By Tamera Manzanares
Hantavirus. Tularemia. Plague. Though rare, there have been more cases of these life-threatening diseases than usual in Colorado. All three involve exposure to animals such as rodents and rabbits. Recent cases have not been reported in Routt or Moffat counties, but some have occurred in nearby areas.
“Although we have not recently seen these diseases in Northwest Colorado, that does not mean they are not present.” said Charity Neal, director of public health at the Northwest Colorado Visiting Nurse Association. “Conditions may exist in which humans and/or pets can be exposed to these bacteria or viruses.”
Hantavirus is primarily carried by deer mice and shed through their urine, droppings and saliva. People become infected when they breathe air contaminated by the virus. There were six confirmed cases of hantavirus in Colorado in 2014, according to the Colorado Department of Public Health and Environment. There have been five cases so far this year; four were fatal.
Tularemia or “rabbit fever” usually infects rabbits, hares and rodents, such as mice, voles and beaver. People can get the disease if they handle infected animals or are bitten by ticks or deer flies carrying the disease. Exposure can also happen by touching contaminated soil, drinking contaminated water or inhaling the bacteria. There were 16 human cases of tularemia in Colorado in 2014 – the most cases since 1983 – and 15 cases so far this year.
Plague is mainly spread to people through flea bites and direct contact with infected animals, often rodents. Dogs and cats can also get the plague from infected fleas and carry the fleas into the home. Colorado reported eight human cases of plague in 2014, the highest number since reporting began in 1974. There have been two cases this year; one has been fatal. The bacteria has also been found in a cat, mule deer, prairie dogs and fleas.
Hantavirus, tularemia and plague can be treated if they are caught early. Seek immediate medical care if you have sudden onset of illness with symptoms such as fever, chills, muscle aches, severe headache, fatigue and shortness of breath, and have been exposed to rodent areas or sick or dead rodents or other wild animals. The time between exposure and onset of symptoms is typically two to six days for plague, one to two weeks for tularemia and one to five weeks for hantavirus. Take the following precautions to avoid these diseases:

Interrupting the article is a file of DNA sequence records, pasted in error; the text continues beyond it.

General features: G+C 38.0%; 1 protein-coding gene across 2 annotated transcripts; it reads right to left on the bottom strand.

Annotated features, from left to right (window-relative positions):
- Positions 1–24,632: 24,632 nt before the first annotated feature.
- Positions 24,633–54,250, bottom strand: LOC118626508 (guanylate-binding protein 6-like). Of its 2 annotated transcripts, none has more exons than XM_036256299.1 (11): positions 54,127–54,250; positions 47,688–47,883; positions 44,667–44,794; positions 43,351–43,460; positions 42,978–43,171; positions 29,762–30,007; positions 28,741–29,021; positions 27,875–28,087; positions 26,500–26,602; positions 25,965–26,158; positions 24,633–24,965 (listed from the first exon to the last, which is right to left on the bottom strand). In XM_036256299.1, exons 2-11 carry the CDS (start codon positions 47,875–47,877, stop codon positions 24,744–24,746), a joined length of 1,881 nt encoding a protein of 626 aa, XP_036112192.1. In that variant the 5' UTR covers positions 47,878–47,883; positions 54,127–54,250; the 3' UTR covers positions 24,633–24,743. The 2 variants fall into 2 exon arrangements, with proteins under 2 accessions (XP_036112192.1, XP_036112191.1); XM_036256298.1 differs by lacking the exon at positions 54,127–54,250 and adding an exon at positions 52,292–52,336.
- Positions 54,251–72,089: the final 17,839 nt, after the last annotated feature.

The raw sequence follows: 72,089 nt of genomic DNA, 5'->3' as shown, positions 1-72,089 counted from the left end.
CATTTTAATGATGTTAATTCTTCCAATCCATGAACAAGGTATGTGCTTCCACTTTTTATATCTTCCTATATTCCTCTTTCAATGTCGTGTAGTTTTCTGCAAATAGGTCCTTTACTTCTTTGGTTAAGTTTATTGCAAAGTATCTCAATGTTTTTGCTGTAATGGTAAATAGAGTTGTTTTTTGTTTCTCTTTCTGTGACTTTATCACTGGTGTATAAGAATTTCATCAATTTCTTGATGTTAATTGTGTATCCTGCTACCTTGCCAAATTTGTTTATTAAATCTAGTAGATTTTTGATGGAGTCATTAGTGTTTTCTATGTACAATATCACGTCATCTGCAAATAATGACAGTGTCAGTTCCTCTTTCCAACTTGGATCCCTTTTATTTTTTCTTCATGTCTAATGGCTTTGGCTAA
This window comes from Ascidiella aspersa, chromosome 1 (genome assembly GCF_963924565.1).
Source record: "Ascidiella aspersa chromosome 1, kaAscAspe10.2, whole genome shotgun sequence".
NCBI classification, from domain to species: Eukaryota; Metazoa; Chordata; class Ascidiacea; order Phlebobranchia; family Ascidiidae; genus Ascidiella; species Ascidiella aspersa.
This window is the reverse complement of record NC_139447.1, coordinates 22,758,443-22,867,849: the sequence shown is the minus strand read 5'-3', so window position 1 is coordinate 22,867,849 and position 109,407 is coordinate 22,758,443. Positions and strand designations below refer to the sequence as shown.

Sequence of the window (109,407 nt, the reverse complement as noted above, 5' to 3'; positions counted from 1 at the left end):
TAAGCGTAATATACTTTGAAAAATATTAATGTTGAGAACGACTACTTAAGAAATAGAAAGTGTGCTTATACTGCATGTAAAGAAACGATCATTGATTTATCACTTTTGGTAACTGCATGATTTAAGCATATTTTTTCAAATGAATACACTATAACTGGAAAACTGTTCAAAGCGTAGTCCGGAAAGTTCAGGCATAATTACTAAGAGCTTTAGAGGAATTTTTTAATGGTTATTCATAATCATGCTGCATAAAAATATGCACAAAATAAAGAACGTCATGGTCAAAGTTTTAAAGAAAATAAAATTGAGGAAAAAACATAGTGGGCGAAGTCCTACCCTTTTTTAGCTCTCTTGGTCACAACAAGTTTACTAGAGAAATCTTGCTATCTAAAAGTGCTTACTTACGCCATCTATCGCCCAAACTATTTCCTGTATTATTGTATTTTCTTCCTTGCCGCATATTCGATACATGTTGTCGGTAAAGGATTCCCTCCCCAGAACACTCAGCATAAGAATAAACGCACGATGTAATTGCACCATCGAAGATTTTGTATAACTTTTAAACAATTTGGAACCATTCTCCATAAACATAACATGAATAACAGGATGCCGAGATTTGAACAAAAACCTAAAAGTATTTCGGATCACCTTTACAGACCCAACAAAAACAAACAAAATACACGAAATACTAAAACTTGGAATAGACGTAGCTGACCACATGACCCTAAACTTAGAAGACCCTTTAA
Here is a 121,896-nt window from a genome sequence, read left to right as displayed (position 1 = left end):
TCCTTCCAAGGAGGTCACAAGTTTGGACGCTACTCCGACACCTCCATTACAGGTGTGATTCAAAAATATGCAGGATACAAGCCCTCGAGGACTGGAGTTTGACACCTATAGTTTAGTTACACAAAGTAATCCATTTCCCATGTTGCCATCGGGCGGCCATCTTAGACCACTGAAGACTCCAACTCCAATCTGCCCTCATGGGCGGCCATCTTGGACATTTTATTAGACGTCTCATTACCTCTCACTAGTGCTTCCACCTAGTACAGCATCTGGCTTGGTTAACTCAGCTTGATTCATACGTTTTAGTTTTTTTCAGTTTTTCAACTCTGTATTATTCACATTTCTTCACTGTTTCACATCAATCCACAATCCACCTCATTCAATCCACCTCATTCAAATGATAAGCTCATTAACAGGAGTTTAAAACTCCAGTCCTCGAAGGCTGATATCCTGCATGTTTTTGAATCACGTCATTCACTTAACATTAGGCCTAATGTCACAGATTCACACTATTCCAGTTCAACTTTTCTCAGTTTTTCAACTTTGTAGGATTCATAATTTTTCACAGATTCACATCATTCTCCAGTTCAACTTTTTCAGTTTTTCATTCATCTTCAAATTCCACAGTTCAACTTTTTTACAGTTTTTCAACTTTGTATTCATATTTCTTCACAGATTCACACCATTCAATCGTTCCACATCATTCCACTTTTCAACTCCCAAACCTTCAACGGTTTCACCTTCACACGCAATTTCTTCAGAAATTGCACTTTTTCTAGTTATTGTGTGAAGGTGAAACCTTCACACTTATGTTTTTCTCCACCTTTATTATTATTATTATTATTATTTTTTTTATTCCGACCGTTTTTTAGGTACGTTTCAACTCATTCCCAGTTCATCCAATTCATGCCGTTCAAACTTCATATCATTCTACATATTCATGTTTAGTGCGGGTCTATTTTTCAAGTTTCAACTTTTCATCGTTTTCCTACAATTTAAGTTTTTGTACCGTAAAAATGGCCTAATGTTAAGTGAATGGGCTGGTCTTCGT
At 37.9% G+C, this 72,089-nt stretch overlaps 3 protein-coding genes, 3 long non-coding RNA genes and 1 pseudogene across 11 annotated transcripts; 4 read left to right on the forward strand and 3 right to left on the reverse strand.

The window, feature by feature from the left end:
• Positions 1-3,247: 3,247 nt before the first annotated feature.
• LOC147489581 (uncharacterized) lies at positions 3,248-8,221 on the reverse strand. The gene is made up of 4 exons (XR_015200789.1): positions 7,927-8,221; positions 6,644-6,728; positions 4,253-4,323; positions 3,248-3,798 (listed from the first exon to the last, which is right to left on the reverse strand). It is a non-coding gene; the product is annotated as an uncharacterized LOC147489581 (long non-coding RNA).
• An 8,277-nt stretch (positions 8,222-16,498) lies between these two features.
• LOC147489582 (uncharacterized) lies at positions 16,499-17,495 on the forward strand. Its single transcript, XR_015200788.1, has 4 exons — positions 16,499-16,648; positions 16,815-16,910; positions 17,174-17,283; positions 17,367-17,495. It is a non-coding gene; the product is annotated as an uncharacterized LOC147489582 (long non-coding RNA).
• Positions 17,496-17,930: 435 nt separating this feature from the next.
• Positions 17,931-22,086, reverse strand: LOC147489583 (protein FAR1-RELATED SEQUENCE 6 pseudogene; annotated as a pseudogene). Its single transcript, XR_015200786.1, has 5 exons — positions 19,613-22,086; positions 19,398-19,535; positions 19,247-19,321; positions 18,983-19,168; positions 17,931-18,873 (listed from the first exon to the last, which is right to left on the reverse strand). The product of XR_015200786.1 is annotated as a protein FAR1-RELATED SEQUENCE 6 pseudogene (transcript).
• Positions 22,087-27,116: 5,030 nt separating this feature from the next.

- Never vacuum or sweep rodent infested areas. To safely clean these areas, wear rubber gloves and a mask. Spray a cleaning solution (a general-purpose disinfectant – the label must say “disinfectant” – or bleach solution) on droppings, dead rodents and nests. Wait five minutes then wipe up, double bag and dispose. Give the area a final cleaning and wash hands.
- Rodent proof your home, outbuildings and work areas. Seal holes and keep indoor and outdoor areas clean. Eliminate food sources and harborage such as piles of lumber, broken cement, trash and weeds around your home.
- Wear gloves while gardening or landscaping. Use a dust mask when mowing or doing yard work; do not go barefoot or wear sandals. Never mow over an animal carcass; use a long-handled shovel to dispose of it in a garbage bag.
- Wear an insect repellant effective against ticks, biting flies and mosquitoes when hiking, camping or working outside.
- Do not drink from unpurified steams or lakes or allow pets to drink surface waters.
- Keep pets from roaming or hunting, chasing or eating wild animals. Use insecticide powders or shampoos every few days on pets while in areas where plague could be present. Contact a veterinarian if your pet becomes sick with a fever or swollen lymph nodes or has sores around its mouth.
- Do not catch, play with or try to feed rodents or other wild animals. Avoid – and teach your children to stay away from – all sick or dead wild animals. If you hunt, protect your hands and face while skinning or handling animals.
For more information about these diseases in Colorado, go to www.colorado.gov/pacific/cdphe/diseases-a-to-z.